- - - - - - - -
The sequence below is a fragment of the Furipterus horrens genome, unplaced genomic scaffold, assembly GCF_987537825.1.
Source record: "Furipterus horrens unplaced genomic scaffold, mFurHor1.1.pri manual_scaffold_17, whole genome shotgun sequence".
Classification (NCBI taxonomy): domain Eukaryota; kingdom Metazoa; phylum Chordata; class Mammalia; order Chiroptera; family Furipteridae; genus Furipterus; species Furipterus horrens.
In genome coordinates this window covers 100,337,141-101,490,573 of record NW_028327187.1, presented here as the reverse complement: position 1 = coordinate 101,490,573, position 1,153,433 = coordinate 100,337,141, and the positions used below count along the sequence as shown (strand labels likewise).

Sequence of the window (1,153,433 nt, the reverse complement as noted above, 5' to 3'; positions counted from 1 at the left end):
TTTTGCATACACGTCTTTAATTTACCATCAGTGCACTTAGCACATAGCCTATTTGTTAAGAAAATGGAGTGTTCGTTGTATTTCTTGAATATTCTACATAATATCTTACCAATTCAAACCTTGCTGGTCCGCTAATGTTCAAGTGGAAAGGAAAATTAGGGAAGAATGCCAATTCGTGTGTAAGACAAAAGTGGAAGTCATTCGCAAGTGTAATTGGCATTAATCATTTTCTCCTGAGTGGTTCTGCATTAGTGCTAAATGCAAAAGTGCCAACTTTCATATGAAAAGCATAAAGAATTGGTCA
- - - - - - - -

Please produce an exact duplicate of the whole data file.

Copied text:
The sequence below is a fragment of the Furipterus horrens genome, unplaced genomic scaffold, assembly GCF_987537825.1.
Source record: "Furipterus horrens unplaced genomic scaffold, mFurHor1.1.pri manual_scaffold_17, whole genome shotgun sequence".
Classification (NCBI taxonomy): domain Eukaryota; kingdom Metazoa; phylum Chordata; class Mammalia; order Chiroptera; family Furipteridae; genus Furipterus; species Furipterus horrens.
In genome coordinates this window covers 100,337,141-101,490,573 of record NW_028327187.1, presented here as the reverse complement: position 1 = coordinate 101,490,573, position 1,153,433 = coordinate 100,337,141, and the positions used below count along the sequence as shown (strand labels likewise).

Sequence of the window (1,153,433 nt, the reverse complement as noted above, 5' to 3'; positions counted from 1 at the left end):
TTTTGCATACACGTCTTTAATTTACCATCAGTGCACTTAGCACATAGCCTATTTGTTAAGAAAATGGAGTGTTCGTTGTATTTCTTGAATATTCTACATAATATCTTACCAATTCAAACCTTGCTGGTCCGCTAATGTTCAAGTGGAAAGGAAAATTAGGGAAGAATGCCAATTCGTGTGTAAGACAAAAGTGGAAGTCATTCGCAAGTGTAATTGGCATTAATCATTTTCTCCTGAGTGGTTCTGCATTAGTGCTAAATGCAAAAGTGCCAACTTTCATATGAAAAGCATAAAGAATTGGTCA